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Looked in the third deep today and it was plum full of honey. Well, 85% full. 1.5 frames were being worked on but newly. I had no clue what to do at this point. My memory failed me as to what I learned at the University so I'm begging for instruction at this point.

I added a queen excluder even though she wasn't ever in the third hive body (right or wrong?)

I added a honey super on top of the queen excluder (right or wrong?)

How do I encourage them to move into the honey super or will they just naturally do it?

Do I leave all this honey for them to over winter or just what it is in the third deep?
 

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Pixie,

I'm not sure I understand the problem... are you trying to get the bees to move the honey from the 3rd deep into the med super?

I've heard the way to do that is to move the brood boxes ABOVE the deep full of honey--apparently bees can't stand having honey below brood, so they'll move it up of their own accord.

Depending on where you live, 80 lbs of honey may be necessary thru the winter. I don't know. If you think it may be the case (talk to your local beeks) just add the med up there and harvest the med once they get to it. Is there any honey stored in the lower 2 deeps? Like full frames on the sides, not the bits in the corners on brood combs.

If you leave the deep where it is, there's probably no reason at all for the queen excluder. I don't think she'll travel up over the honey combs to lay above them.

Of course, I bow to greater experience if someone else knows differently...
 

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You are fine the way you did it, may want to remove the excluder for a while until they get used to going up there.....you could also pull some or all of the deep, extract and stick it back on to see what they will do with it.;)
 

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Given the third deep is full of honey and they will at least partially backfill the lower deeps you should be good on stores for the winter. I personally would not bother with the excluder as my experience has been that the queen is usually discouraged from moving up by the presence of a super full of honey. You should be well set up for the tree foil and clover that is still blooming and aster and goldenrod that are showing up. It seems like my bees in Bville have been on a flow since the middle of june with one thing or another. Good luck.
 

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If you think that they'll need more space above your deep and if you're using foundation in your super, I would remove the excluder and let them go up and pull wax as they want. They can take their time doing it since they need a reason to make that space. I find that an excluder often slows them down from working a new super. They take to comb better and brood even better than that. I wouldn't sweat it since it sounds like they've done a good job with stores. Sometimes I'll get a hive where they've ever so slowly made a little comb in the topmost box and then the season ends. I never complain since that's just comb...ready to go....for next years supering.
 

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20 years ago, I used excluders on all my hives. Now, if I use them, the bees don't like to go through them. I found one hive, that the workers were actually too large to go through the slots. I found that the excluders retarded honey production, and pulled all of them, and production picked up. Generally, I have not had any problems with the queen moving up. I had one hive this year, that the queen did lay some eggs in the first super above the 2 brood boxes. It was not much, though.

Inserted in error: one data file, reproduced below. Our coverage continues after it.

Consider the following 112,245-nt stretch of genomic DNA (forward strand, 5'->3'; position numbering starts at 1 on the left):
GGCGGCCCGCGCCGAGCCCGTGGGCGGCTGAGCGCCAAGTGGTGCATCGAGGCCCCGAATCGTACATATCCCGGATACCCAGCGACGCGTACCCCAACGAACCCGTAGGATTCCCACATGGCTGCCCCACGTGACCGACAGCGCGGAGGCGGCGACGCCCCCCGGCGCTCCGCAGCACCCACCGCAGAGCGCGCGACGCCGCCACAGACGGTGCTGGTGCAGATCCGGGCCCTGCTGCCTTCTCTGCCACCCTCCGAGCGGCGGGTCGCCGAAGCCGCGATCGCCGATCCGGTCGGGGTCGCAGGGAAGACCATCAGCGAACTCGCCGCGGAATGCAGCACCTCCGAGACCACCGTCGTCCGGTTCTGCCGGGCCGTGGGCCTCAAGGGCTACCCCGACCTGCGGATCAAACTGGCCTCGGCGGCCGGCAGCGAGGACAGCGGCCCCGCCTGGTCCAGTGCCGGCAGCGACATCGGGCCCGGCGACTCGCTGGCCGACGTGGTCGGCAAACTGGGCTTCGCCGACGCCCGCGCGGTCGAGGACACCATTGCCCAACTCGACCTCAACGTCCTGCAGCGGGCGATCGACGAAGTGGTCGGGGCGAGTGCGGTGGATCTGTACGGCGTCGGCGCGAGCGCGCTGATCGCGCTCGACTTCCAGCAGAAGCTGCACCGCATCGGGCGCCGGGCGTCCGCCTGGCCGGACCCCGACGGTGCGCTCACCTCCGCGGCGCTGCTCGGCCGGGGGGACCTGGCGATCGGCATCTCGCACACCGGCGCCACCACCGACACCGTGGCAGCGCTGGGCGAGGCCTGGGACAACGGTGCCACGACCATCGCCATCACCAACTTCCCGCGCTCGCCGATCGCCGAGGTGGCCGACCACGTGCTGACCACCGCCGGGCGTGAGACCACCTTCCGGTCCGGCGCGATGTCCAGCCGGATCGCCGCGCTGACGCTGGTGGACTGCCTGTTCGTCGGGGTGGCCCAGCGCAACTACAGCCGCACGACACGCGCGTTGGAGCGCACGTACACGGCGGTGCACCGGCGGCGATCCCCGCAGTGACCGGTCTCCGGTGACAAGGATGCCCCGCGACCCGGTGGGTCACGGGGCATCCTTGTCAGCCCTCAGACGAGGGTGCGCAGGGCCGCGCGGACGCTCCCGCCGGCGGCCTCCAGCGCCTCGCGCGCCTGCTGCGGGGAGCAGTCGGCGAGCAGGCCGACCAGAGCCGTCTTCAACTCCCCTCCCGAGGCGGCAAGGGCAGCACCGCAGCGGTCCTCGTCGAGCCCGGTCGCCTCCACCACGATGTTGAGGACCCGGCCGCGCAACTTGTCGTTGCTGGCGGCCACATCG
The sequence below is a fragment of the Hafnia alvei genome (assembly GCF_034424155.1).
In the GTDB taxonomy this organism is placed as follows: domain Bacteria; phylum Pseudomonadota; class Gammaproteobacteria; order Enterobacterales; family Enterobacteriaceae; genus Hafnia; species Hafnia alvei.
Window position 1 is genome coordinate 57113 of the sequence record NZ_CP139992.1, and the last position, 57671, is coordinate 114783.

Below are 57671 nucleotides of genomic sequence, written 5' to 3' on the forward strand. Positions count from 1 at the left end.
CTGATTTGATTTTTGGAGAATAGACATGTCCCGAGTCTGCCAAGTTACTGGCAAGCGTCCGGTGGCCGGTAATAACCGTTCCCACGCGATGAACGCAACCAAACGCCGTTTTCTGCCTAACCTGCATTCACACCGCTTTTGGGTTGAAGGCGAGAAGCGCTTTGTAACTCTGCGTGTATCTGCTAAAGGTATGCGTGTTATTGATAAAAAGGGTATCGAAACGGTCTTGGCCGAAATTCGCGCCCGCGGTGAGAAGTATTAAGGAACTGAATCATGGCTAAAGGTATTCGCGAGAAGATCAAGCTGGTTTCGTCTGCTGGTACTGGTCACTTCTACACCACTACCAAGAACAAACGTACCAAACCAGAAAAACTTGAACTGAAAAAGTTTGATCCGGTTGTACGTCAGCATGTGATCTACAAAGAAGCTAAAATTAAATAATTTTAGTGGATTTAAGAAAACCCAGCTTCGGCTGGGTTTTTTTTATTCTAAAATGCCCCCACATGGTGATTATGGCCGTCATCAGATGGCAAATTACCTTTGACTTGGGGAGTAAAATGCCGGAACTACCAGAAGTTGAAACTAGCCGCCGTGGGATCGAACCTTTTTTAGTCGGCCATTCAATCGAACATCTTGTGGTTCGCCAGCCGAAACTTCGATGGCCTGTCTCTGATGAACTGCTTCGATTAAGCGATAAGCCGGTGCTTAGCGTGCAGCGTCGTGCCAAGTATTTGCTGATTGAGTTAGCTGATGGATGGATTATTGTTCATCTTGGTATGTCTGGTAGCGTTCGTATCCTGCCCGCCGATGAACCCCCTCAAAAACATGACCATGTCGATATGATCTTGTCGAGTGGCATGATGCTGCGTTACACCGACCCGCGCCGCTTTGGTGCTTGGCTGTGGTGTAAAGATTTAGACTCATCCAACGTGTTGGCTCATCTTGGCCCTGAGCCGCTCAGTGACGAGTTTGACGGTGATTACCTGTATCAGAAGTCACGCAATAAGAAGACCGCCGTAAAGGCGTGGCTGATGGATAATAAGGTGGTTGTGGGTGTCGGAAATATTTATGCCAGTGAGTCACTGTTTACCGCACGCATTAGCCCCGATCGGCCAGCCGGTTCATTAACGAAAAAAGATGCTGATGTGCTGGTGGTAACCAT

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How many deep boxes do you leave on in your area for winter? We have pretty long and hard winters here and it is common practice to winter in two deep hive bodies. Probably with 70 to 80 pounds of honey in the two deep hive bodies.

When the bees become crowded in the two hive bodies, add a queen excluder and a super. When that super is about full add another super, etc. Everything above the excluder is yours to rob. If your super is filled with frames of new foundation, you can encourage the bees to move into the super if you put one drawn comb in the box. They will move up into the super when they get crowded enough below, and if the flow continues.

If you are going to winter in 3 deep hive bodies, then add the excluder on top of the third box then a super.

I always use the excluder. I just don't like brood in the honey supers. What a mess if you have brood in the box when it is time to rob.
Perhaps the queen will not go up, but my experience tells me she most likely will. My honey supers have light comb and the honey is light. If you extract honey from dark brood combs the honey will be darker. Another reason to keep the queen out of your honey supers.
 

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My honey supers have light comb and the honey is light. If you extract honey from dark brood combs the honey will be darker.

Don't think the color of the comb makes any difference, at least it didn't on some of old deep frames I extracted in the spring from a swarmed hive - perfectly normal light spring honey. If you got darker honey it would mean that you were getting cocoon debris into the honey.
 

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If you are not planning on harvesting,you don't need an excluder. I installed an excluder on top of my second deep brood box. Then put some 3/8" shims on top of the excluder/below the medium super. I reduced the bottom entrance to the 2" position. This caused quite a traffic jam and the bees started using the upper entrance regularly within two weeks. Now both entrances are full open and in regular use.
 
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